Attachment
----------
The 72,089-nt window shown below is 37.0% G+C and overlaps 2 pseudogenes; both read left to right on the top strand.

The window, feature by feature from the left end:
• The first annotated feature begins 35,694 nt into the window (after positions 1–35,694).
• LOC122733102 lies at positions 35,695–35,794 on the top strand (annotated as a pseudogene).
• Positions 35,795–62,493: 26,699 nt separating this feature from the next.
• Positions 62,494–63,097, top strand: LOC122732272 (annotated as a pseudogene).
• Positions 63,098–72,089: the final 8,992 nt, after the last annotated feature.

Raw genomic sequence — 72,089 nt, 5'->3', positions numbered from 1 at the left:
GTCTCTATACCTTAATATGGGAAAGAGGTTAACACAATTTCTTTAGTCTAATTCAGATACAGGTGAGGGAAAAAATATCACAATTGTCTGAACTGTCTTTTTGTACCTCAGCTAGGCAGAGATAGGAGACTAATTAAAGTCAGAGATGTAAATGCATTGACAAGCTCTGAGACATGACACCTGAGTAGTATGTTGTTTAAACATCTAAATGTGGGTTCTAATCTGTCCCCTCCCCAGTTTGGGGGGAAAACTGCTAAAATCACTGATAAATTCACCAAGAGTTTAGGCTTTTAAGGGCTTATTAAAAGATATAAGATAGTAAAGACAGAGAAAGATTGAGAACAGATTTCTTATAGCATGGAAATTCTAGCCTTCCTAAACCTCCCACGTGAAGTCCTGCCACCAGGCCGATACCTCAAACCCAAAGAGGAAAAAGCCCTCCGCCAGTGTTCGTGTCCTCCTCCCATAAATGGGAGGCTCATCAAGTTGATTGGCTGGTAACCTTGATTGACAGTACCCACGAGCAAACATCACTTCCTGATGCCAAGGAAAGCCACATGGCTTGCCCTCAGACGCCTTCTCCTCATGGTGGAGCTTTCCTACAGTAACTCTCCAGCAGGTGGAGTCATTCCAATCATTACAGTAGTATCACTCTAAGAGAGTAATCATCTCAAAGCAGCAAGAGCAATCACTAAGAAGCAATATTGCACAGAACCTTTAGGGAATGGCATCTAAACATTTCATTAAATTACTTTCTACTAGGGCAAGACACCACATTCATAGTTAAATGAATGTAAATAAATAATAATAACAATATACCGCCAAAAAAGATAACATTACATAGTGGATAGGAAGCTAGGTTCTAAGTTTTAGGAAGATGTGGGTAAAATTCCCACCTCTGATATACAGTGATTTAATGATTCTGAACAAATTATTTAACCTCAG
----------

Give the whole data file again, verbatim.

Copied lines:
The 72,089-nt window shown below is 37.0% G+C and overlaps 2 pseudogenes; both read left to right on the top strand.

The window, feature by feature from the left end:
• The first annotated feature begins 35,694 nt into the window (after positions 1–35,694).
• LOC122733102 lies at positions 35,695–35,794 on the top strand (annotated as a pseudogene).
• Positions 35,795–62,493: 26,699 nt separating this feature from the next.
• Positions 62,494–63,097, top strand: LOC122732272 (annotated as a pseudogene).
• Positions 63,098–72,089: the final 8,992 nt, after the last annotated feature.

Raw genomic sequence — 72,089 nt, 5'->3', positions numbered from 1 at the left:
GTCTCTATACCTTAATATGGGAAAGAGGTTAACACAATTTCTTTAGTCTAATTCAGATACAGGTGAGGGAAAAAATATCACAATTGTCTGAACTGTCTTTTTGTACCTCAGCTAGGCAGAGATAGGAGACTAATTAAAGTCAGAGATGTAAATGCATTGACAAGCTCTGAGACATGACACCTGAGTAGTATGTTGTTTAAACATCTAAATGTGGGTTCTAATCTGTCCCCTCCCCAGTTTGGGGGGAAAACTGCTAAAATCACTGATAAATTCACCAAGAGTTTAGGCTTTTAAGGGCTTATTAAAAGATATAAGATAGTAAAGACAGAGAAAGATTGAGAACAGATTTCTTATAGCATGGAAATTCTAGCCTTCCTAAACCTCCCACGTGAAGTCCTGCCACCAGGCCGATACCTCAAACCCAAAGAGGAAAAAGCCCTCCGCCAGTGTTCGTGTCCTCCTCCCATAAATGGGAGGCTCATCAAGTTGATTGGCTGGTAACCTTGATTGACAGTACCCACGAGCAAACATCACTTCCTGATGCCAAGGAAAGCCACATGGCTTGCCCTCAGACGCCTTCTCCTCATGGTGGAGCTTTCCTACAGTAACTCTCCAGCAGGTGGAGTCATTCCAATCATTACAGTAGTATCACTCTAAGAGAGTAATCATCTCAAAGCAGCAAGAGCAATCACTAAGAAGCAATATTGCACAGAACCTTTAGGGAATGGCATCTAAACATTTCATTAAATTACTTTCTACTAGGGCAAGACACCACATTCATAGTTAAATGAATGTAAATAAATAATAATAACAATATACCGCCAAAAAAGATAACATTACATAGTGGATAGGAAGCTAGGTTCTAAGTTTTAGGAAGATGTGGGTAAAATTCCCACCTCTGATATACAGTGATTTAATGATTCTGAACAAATTATTTAACCTCAG